When paired with a calorie-restricted diet and exercise, some diet pills can boost weight loss. Unfortuantely, most of the diet pills on the market have not been evaluated and approved by the Food and Drug Administration. In fact, the only FDA-approved over-the-counter diet drug at this time is GlaxoSmithKline's Alli, a lower-dose version of the prescription weight loss drug Xenical.
Orlistat, the chemical name for the active ingredient in both Xenical and Alli, works by attaching itself to enzymes in the digestive tract to stop about 25 percent of the fat intake from each meal. That fat later passes through the body undigested, which can lead to gastrointestinal problems such as diarrhea.
At its prescription strength, clinical trials show that Orlistat helped those on a fat-restricted diet lost 13.4 pounds over the course of a year compared with 5.8 pounds in those who only dieted. That makes for twice the weight loss, but only a real increase in loss of about eight pounds. Non-prescription strength Alli provides half the dose of Xenical, but comparable results with those using the product experiencing a similar doubling in weight loss compared to those on placebo.
Alli costs about $1.20 per pill, or $1,314 a year if taken with every main meal. Given given Orlistat's 7.6 pound average increase in weight loss in a year, that works out to $172.90 a pound.
Alli's side effects should be taken into consideration: users can experience "gas with oily spotting", "loose stools", "difficulty controlling bowel movements" according to the product website. A recent FDA safety review has also found that Orlistat can lead to severe liver damage in rare cases. The company advises that those who experience yellow eyes or skin, dark urine or loss of appetite should stop taking Alli because of possible liver damage.
Alli and Xenical also absorb some necessary fat soluble vitamins from each meal, which can result in nutritional deficiency.
Bottom-Line Estimate: You SAVE $12.50 per pound you lose.
Losing weight the old fashioned way, by just eating less, is the cheapest "diet plan" yet. Though most diet plans are geared towards limiting certain foods and boosting other, healthier options, you can also lose weight by simply eating a bit less of what you already eat, diet experts say.
Nutritionist Mark Haub, an associate professor of nutrition at Kansas State University, proved this point recently when he experimented with limiting his caloric intake while incorporating snack cakes such as Twinkies and Nutter Butters in his daily fare. Even with two to three sweet treats a day alongside things like steak, whole milk, fruits and veggies, he made sure to eat only 1,800 calories a day and he lost 15 pounds in a month.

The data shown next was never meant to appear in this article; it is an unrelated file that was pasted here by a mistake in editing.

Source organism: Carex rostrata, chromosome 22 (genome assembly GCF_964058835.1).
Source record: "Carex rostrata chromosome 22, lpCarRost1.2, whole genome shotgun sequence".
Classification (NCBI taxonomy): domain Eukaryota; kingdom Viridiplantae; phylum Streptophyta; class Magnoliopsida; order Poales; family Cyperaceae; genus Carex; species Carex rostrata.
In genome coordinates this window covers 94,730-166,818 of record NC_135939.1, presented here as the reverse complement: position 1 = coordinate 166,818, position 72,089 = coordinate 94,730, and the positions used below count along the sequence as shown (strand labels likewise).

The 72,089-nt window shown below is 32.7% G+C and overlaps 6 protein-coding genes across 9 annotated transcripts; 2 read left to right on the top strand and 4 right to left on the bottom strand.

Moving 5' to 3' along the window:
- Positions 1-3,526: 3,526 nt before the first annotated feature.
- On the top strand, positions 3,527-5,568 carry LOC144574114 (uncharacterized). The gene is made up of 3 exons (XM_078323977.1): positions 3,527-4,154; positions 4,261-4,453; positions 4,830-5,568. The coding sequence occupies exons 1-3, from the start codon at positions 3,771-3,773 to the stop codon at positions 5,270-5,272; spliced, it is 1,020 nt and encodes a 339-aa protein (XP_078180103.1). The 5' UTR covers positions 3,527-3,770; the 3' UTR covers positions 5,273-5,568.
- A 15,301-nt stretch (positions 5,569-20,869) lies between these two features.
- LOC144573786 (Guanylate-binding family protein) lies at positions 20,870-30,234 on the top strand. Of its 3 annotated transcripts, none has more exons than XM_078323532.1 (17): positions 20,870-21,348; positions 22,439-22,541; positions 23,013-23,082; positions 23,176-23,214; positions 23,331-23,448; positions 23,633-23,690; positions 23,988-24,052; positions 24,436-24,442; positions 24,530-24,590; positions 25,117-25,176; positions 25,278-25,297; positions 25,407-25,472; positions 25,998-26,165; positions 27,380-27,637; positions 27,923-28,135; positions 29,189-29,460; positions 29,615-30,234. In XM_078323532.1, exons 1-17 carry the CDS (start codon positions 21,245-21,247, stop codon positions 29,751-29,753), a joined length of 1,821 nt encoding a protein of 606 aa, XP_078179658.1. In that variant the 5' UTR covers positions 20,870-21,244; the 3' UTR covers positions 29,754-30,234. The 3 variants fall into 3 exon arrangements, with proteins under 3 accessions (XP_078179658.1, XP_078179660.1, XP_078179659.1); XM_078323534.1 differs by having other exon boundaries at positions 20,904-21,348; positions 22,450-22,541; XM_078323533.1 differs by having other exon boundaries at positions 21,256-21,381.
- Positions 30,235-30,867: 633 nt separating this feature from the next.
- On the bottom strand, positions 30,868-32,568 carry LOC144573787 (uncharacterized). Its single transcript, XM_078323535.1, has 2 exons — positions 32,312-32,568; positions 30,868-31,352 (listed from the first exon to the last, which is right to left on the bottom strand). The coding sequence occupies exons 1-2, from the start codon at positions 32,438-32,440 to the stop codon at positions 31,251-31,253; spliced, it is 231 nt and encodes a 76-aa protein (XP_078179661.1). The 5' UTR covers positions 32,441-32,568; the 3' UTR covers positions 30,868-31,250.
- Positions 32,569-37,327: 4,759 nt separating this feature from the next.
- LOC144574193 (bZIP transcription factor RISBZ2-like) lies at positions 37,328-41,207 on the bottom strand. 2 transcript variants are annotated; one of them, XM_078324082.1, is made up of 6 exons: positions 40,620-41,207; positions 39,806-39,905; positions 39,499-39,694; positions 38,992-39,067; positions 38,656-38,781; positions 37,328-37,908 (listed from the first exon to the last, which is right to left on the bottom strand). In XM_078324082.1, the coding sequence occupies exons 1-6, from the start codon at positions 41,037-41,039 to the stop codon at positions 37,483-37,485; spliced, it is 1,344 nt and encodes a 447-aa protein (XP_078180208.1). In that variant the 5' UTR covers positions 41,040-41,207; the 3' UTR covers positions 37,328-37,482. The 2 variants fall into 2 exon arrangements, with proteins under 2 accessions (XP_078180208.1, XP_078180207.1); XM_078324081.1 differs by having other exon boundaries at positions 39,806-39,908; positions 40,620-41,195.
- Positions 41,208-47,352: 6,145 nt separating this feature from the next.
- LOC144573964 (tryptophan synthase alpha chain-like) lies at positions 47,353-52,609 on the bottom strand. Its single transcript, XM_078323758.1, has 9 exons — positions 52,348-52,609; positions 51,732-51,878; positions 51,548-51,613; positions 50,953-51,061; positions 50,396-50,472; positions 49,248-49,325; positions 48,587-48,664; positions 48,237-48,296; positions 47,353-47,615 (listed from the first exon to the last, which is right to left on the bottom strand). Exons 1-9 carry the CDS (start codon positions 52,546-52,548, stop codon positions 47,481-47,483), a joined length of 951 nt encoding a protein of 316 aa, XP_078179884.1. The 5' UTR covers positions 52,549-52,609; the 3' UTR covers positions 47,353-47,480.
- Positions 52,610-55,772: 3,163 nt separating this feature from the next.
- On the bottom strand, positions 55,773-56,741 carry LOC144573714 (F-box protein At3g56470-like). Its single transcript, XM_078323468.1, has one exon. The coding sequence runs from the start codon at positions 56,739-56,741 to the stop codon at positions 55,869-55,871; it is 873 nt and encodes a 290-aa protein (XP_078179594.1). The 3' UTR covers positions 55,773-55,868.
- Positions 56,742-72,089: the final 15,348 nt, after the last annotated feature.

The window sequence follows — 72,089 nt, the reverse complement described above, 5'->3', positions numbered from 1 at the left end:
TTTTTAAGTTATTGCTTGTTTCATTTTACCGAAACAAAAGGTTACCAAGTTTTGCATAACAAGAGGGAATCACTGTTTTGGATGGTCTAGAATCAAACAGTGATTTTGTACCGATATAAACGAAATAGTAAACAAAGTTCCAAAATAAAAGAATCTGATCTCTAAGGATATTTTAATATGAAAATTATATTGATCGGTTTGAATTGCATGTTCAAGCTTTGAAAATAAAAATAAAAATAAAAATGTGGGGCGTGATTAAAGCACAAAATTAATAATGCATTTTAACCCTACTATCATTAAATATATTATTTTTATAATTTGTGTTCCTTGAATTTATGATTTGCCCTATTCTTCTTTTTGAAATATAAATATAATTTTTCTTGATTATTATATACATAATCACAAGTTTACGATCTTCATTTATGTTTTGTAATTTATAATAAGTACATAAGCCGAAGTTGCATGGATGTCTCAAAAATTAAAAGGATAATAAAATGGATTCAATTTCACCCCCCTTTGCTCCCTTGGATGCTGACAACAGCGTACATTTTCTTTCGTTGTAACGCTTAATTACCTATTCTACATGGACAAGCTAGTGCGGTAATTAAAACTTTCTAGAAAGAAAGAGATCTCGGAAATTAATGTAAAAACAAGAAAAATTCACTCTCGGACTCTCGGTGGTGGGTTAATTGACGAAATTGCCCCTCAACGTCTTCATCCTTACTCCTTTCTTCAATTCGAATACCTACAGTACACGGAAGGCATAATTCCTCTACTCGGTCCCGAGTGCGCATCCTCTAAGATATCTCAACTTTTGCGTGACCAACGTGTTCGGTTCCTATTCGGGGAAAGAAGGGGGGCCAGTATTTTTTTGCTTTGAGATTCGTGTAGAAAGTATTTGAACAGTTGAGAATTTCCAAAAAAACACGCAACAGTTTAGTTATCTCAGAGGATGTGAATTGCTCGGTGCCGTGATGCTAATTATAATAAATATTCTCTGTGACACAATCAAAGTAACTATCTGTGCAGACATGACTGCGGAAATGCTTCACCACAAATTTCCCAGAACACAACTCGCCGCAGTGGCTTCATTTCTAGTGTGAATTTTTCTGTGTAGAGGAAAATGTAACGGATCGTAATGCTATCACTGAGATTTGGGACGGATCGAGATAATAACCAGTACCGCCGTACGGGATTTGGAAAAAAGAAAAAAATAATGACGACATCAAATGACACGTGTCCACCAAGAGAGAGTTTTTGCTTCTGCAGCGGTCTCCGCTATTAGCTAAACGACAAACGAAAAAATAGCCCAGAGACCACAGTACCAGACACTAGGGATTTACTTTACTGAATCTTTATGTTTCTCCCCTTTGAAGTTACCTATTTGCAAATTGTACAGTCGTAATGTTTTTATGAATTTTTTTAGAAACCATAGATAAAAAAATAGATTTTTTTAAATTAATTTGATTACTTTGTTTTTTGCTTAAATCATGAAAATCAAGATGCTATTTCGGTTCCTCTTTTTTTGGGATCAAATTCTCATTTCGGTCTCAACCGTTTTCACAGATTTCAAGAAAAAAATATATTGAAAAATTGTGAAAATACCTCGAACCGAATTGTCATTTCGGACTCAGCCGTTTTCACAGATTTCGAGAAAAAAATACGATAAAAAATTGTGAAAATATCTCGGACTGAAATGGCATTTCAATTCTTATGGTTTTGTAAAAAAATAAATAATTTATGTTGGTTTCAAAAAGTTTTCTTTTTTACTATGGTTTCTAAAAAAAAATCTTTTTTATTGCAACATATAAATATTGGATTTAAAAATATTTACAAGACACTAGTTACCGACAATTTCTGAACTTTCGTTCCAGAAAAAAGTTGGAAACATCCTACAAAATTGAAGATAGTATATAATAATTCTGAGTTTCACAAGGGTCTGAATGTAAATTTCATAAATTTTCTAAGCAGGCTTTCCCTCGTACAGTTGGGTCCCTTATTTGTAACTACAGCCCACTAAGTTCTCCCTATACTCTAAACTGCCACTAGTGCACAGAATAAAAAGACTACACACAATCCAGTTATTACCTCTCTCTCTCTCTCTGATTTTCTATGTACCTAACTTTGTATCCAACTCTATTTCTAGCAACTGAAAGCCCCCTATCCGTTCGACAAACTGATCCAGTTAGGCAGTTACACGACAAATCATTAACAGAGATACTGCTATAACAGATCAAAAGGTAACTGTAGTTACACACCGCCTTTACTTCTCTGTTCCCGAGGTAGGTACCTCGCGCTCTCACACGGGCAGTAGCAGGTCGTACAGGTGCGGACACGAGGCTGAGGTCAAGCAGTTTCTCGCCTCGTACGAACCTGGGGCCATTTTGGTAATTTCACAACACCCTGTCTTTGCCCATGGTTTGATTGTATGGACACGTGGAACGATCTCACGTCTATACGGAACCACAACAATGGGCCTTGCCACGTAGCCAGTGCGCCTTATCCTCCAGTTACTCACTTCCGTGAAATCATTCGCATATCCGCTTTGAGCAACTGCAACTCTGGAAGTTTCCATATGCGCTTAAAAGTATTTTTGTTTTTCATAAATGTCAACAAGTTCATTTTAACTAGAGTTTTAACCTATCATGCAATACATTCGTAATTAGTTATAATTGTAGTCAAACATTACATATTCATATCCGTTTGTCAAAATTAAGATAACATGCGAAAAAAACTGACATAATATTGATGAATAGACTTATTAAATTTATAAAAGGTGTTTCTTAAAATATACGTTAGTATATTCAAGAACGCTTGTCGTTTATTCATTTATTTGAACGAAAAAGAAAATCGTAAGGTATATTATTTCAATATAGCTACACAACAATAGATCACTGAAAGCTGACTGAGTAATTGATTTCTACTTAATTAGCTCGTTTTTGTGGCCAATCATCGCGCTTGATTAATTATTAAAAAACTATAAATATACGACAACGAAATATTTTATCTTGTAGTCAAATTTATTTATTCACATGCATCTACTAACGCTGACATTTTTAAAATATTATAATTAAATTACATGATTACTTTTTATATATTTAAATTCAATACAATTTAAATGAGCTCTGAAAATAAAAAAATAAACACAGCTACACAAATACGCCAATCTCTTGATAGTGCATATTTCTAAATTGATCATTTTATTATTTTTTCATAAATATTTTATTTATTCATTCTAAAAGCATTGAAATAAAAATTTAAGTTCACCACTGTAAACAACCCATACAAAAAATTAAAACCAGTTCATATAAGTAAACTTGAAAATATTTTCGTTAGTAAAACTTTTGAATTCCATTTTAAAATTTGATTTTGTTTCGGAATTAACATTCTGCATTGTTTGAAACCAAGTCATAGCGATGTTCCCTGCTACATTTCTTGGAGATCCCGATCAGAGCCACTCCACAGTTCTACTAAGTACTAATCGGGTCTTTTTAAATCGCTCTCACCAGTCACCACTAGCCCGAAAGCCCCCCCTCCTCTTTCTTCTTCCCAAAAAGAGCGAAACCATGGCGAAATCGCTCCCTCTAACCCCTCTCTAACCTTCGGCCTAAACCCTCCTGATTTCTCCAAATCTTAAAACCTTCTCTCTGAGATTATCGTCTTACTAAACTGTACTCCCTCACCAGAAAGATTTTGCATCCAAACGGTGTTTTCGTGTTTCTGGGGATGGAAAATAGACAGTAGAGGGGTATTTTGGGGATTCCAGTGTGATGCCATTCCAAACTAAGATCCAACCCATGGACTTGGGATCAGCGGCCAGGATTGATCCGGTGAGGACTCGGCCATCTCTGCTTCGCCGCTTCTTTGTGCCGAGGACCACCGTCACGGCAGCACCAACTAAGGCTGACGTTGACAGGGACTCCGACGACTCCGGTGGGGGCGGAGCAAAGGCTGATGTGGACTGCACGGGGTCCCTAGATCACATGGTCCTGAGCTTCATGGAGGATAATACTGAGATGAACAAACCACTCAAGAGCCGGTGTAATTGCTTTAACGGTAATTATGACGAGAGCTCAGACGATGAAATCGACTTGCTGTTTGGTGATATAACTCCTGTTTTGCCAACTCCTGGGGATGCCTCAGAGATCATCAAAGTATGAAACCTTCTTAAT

That's not to say that "simply" eating less is a simple feat, but if you can manage it, you could actually save money by dieting. Haub's Twinkie-heavy dietis not recommended, but as long as you cut back on what you normally eat by about 25 percent, you can expect to lose about a pound a week, says Ayoob.
"A pound of fat is 3,500 calories so to lose a pound of week, you'd need to trim off 500 calories a day from what you eat. Based on the standard 2,000 calorie intake per day, that would amount to a 25 percent decrease in caloric intake overall," Ayoob says.
While you may choose to eat healthier food, which could make your grocery bill a little higher, if you're cooking at home as opposed to eating out and overall buying less food, this would be the cheapest diet yet, he adds. In fact, that diet could actually pay you to be on it.
For a rough estimate: The Consumer Expidenture Survey estimates that the average U.S. consumer spends about $50 a week on food. So if you cut your caloric intake by 25 percent, you could be spending about 25 percent less on food in general (if you're buying less of the same stuff), so you could save $12.50 a week, or $650 a year! If you stick to the plan and lose a pound a week, this works out to being paid $12.50 per pound you lose.